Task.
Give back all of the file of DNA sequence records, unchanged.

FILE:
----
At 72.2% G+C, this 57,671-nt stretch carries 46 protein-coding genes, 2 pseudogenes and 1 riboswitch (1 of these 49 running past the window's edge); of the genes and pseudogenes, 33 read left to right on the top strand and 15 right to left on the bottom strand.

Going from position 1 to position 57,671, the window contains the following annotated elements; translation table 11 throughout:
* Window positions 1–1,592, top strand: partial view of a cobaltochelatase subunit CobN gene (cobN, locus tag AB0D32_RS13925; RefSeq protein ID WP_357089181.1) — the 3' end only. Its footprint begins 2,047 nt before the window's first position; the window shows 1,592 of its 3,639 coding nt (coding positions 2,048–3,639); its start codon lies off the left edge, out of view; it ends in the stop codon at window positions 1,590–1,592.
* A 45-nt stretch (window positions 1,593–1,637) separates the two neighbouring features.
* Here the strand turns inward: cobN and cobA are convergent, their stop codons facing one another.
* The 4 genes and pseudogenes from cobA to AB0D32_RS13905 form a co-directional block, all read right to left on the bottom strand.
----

At 72.2% G+C, this 57,671-nt stretch carries 46 protein-coding genes, 2 pseudogenes and 1 riboswitch (1 of these 49 running past the window's edge); of the genes and pseudogenes, 33 read left to right on the top strand and 15 right to left on the bottom strand.

Going from position 1 to position 57,671, the window contains the following annotated elements; translation table 11 throughout:
* Window positions 1–1,592, top strand: partial view of a cobaltochelatase subunit CobN gene (cobN, locus tag AB0D32_RS13925; RefSeq protein ID WP_357089181.1) — the 3' end only. Its footprint begins 2,047 nt before the window's first position; the window shows 1,592 of its 3,639 coding nt (coding positions 2,048–3,639); its start codon lies off the left edge, out of view; it ends in the stop codon at window positions 1,590–1,592.
* A 45-nt stretch (window positions 1,593–1,637) separates the two neighbouring features.
* Here the strand turns inward: cobN and cobA are convergent, their stop codons facing one another.
* The 4 genes and pseudogenes from cobA to AB0D32_RS13905 form a co-directional block, all read right to left on the bottom strand.